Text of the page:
I do think it's possible that if the Internet had taken off during a GOP administration, it would have wound up being owned and controlled to a much greater extent by the people who owned the pipes. And many people would have defended this as a just and appropriate outcome.

An analogy to clarify to myself why I found the Kanazawa post so annoying: Suppose someone had written an article, "I think Americans are warmongering imperialists". No one would care. Further suppose a piece "Lots of people consider Americans warmongering imperialists". Still, no one would care. Then consider a piece "Americans objectively proven to be warmongering imperialists. Scientifically!" I think a lot of people would be annoyed, and rightly so. i.e. It's using the word "objective" in a place it had no business being.

Charles Williams - The figure of Beatrice: a study in Dante (1943)
. . .Love besides proper direction needs proper speed . . .To avoid harm is not, in itself sufficient. . .Those err who think that all love is in itself worthy of praise, even though the object itself is good. The grand image of Beatrice does not by itself justify the kind of love offered her; the lover himself must see to that. This is his choice; it is `the faculty which holds the threshold of assent'. . .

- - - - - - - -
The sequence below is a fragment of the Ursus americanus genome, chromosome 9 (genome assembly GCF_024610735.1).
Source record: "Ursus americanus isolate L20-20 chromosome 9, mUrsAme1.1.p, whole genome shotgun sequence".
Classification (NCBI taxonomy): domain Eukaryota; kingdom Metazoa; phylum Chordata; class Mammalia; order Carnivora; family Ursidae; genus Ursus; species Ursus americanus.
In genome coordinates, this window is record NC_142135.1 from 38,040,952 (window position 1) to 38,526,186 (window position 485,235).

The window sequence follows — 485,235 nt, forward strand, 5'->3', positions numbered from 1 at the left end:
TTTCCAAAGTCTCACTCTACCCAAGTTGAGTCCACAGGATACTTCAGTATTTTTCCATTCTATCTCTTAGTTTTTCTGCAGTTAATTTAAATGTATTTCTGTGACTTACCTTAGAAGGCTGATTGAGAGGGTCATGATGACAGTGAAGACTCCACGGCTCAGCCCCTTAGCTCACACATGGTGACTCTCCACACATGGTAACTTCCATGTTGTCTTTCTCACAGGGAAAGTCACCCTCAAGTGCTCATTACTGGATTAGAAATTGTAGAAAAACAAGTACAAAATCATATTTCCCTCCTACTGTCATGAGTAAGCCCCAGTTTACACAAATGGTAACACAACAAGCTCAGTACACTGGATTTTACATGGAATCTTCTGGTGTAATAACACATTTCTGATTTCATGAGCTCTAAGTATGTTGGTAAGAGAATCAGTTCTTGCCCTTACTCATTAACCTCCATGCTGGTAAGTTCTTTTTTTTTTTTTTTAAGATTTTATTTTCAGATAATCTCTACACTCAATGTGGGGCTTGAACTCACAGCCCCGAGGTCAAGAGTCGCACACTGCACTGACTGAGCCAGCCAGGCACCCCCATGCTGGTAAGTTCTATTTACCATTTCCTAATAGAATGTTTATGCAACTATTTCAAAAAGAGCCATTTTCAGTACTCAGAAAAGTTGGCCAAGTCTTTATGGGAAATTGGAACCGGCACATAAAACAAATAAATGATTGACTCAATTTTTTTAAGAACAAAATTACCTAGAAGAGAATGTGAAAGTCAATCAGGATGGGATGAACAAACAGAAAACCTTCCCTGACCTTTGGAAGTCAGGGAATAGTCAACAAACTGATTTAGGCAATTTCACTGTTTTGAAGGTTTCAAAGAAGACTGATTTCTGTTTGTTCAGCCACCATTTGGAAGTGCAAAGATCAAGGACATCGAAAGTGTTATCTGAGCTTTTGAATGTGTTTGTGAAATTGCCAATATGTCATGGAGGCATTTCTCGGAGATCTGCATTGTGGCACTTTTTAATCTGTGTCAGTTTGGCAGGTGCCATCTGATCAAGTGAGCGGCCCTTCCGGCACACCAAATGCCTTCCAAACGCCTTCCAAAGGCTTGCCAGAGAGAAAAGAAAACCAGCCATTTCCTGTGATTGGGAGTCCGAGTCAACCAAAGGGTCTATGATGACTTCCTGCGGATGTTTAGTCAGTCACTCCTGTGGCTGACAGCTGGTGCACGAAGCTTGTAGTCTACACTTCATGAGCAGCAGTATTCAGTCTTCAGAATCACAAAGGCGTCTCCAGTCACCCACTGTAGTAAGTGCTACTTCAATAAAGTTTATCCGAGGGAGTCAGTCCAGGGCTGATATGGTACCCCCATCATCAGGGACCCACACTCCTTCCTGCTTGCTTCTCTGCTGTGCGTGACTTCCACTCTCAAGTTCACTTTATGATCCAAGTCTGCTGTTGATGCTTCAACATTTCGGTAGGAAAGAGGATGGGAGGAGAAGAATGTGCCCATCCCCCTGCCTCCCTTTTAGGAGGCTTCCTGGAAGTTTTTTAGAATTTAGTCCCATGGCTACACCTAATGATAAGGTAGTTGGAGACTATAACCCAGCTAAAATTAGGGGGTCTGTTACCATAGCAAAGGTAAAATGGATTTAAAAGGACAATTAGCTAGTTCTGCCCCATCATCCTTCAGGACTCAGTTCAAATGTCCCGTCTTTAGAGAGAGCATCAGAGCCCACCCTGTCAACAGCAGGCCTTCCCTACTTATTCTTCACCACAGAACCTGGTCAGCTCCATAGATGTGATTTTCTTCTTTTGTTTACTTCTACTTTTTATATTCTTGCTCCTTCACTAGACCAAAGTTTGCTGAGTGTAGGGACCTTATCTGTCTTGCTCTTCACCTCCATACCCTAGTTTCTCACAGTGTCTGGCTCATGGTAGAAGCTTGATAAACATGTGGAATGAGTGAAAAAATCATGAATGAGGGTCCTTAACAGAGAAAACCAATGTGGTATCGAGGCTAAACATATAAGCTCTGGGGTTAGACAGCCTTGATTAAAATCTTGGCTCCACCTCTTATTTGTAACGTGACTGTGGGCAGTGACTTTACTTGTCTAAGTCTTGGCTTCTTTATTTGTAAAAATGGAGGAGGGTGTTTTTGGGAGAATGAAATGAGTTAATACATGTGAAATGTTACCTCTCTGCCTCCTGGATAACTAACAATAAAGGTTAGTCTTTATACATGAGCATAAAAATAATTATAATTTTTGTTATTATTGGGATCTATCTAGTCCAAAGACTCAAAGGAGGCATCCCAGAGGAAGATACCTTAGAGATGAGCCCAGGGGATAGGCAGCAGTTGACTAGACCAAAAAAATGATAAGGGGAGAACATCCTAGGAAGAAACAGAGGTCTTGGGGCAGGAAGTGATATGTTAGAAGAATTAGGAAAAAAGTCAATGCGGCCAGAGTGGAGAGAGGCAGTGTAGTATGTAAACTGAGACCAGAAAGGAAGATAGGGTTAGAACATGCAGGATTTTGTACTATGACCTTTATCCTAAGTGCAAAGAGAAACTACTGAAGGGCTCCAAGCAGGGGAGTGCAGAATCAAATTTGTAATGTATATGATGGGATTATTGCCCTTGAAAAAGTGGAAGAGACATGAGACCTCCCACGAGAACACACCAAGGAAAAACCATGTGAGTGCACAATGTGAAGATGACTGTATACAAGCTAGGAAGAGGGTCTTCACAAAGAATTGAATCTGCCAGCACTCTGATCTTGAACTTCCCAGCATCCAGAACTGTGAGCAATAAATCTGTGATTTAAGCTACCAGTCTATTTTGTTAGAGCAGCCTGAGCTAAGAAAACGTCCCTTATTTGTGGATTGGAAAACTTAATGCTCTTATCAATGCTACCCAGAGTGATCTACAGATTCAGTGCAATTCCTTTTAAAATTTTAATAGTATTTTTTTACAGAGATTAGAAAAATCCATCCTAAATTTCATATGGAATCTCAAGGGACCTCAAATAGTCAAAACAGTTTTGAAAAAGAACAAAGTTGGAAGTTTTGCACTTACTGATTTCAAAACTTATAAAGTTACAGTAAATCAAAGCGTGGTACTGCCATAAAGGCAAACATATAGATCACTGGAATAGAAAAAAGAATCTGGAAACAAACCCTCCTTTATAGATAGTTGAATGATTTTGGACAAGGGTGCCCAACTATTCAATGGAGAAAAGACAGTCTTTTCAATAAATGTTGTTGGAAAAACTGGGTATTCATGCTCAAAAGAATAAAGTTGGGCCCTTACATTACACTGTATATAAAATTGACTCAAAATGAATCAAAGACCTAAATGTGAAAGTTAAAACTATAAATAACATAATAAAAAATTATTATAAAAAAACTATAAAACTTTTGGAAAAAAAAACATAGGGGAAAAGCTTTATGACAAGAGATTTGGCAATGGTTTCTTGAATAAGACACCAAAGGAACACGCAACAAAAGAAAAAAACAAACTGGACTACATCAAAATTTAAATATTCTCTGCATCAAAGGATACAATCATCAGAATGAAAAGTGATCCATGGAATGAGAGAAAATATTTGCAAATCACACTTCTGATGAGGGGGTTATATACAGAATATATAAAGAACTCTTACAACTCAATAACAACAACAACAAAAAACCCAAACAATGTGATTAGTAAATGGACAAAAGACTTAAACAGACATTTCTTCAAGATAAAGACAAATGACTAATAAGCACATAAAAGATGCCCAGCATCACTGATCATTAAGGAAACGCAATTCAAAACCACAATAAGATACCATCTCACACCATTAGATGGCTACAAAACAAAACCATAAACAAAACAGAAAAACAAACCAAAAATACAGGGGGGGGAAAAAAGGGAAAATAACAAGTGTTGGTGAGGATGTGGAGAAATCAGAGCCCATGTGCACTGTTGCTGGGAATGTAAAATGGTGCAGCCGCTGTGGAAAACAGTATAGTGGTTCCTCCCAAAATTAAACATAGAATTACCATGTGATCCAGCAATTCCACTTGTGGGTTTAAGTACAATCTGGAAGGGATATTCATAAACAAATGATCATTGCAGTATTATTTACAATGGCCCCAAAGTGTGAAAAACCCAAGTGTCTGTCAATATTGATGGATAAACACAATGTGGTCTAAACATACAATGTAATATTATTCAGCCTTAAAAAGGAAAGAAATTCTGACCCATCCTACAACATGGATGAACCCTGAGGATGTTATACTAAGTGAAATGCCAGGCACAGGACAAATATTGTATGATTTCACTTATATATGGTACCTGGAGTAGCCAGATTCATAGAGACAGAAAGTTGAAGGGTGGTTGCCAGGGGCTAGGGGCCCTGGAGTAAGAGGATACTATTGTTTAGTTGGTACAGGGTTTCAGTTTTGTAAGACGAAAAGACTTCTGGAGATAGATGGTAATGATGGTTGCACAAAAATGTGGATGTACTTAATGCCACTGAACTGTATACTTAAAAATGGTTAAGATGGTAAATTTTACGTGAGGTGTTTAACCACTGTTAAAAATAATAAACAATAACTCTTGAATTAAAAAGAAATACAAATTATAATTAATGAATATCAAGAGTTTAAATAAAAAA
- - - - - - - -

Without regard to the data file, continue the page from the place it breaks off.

. . .But if Sloth overtakes Love, Beatrice is lost in the Siren, the romantic Image in the pseudo-romantic mirage. She comes in mid-purgatory (but naturally only in a dream) as Geryon came in mid-hell. She has been called the image of Sensual Pleasure, but this (it would seem) need not be the whole significance. She is as much - let us say - Ideal Gratification; all the sighs that lament the imperfection of a man's actual mistress, the verses that sweetly moan over her failure to live up to his dreams (or the other way round), the self-condolences, the `disillusions' - all these are the Siren's song. She takes flesh and colour and music within the night-reveries of laziness; she is, then - what? what we want; and that is? we do not rightly know, but certainly a Siren and a song. . .

. . .Of the three sins that which remains the nearest in kind and in enjoyment to Sloth and the Siren is Avarice; it is most content with an inner satisfaction of dream. The two others, Intemperance and Lechery - and here we are following hell in reverse - need increasing attention to something objectively other. . .From the Siren to Beatrice the appearance of the real other becomes more defined. The Siren is wholly within; Avarice almost wholly - gold is inorganic; Gluttony and Drunkenness less - food and wine are, or were, organic; Lechery still less - a real externalness and a real distinction are necessary there; and then Beatrice is absolutely without. So that part of the purification is the real recovery of the exterior image. . .